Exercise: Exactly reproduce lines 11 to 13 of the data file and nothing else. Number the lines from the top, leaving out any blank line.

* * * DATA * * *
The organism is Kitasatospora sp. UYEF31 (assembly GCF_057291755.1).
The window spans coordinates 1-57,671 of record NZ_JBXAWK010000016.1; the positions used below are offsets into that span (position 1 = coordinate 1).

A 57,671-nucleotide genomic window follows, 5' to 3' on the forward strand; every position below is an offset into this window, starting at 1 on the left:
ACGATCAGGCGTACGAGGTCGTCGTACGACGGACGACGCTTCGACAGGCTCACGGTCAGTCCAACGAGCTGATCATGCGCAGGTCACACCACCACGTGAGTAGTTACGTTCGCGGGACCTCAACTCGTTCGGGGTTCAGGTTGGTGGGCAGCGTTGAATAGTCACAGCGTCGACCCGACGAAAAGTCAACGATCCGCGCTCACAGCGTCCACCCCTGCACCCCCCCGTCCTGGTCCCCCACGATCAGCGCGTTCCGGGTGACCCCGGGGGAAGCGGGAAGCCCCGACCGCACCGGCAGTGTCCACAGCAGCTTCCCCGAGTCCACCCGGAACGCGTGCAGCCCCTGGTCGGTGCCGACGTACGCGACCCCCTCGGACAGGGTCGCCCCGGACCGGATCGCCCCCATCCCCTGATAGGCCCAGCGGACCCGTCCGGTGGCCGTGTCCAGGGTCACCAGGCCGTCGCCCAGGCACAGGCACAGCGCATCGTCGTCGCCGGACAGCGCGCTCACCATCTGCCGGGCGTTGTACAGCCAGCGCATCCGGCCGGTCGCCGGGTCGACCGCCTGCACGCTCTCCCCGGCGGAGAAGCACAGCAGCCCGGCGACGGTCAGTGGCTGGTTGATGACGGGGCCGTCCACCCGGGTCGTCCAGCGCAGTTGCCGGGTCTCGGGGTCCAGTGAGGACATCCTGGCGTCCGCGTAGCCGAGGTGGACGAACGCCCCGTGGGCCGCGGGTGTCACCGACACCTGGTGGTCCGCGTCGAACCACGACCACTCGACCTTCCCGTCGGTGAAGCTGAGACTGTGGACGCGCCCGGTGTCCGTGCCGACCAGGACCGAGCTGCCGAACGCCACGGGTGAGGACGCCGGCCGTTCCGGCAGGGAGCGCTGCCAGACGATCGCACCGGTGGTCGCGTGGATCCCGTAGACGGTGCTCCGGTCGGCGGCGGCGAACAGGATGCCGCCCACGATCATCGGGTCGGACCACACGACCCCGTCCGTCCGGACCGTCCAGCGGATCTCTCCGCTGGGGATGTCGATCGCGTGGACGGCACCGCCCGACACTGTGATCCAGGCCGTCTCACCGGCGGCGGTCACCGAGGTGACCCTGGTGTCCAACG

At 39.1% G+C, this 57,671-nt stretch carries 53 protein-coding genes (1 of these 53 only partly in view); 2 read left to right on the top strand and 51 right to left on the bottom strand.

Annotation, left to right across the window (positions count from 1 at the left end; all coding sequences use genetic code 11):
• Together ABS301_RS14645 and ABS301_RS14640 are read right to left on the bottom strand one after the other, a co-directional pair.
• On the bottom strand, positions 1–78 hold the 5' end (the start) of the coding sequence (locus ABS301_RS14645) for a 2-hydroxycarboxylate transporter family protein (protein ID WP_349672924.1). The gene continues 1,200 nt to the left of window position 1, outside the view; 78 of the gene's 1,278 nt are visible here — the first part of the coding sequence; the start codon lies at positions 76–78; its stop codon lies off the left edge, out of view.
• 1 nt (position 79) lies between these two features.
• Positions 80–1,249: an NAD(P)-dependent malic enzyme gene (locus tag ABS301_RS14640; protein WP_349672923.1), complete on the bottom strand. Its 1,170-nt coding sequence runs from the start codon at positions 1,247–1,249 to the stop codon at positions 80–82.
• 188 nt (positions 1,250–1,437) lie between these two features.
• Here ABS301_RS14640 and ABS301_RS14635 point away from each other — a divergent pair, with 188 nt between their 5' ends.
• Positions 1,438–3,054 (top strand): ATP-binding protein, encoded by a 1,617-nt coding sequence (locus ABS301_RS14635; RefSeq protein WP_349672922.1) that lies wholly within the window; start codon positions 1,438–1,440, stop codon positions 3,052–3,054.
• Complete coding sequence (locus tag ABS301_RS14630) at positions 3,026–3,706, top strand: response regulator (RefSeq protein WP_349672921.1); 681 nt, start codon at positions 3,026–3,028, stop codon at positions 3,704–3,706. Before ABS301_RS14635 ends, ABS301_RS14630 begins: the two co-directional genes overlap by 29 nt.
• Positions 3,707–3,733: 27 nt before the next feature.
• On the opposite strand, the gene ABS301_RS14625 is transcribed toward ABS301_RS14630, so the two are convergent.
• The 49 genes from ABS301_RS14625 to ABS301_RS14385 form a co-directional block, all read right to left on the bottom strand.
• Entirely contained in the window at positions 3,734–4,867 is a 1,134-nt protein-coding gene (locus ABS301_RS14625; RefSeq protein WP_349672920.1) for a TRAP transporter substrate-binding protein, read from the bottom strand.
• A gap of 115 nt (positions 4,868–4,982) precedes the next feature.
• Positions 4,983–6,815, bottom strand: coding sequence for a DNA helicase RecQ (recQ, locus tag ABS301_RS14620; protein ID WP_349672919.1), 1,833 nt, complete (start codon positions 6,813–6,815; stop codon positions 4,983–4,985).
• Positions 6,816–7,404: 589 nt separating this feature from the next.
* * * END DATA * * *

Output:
• 188 nt (positions 1,250–1,437) lie between these two features.
• Here ABS301_RS14640 and ABS301_RS14635 point away from each other — a divergent pair, with 188 nt between their 5' ends.
• Positions 1,438–3,054 (top strand): ATP-binding protein, encoded by a 1,617-nt coding sequence (locus ABS301_RS14635; RefSeq protein WP_349672922.1) that lies wholly within the window; start codon positions 1,438–1,440, stop codon positions 3,052–3,054.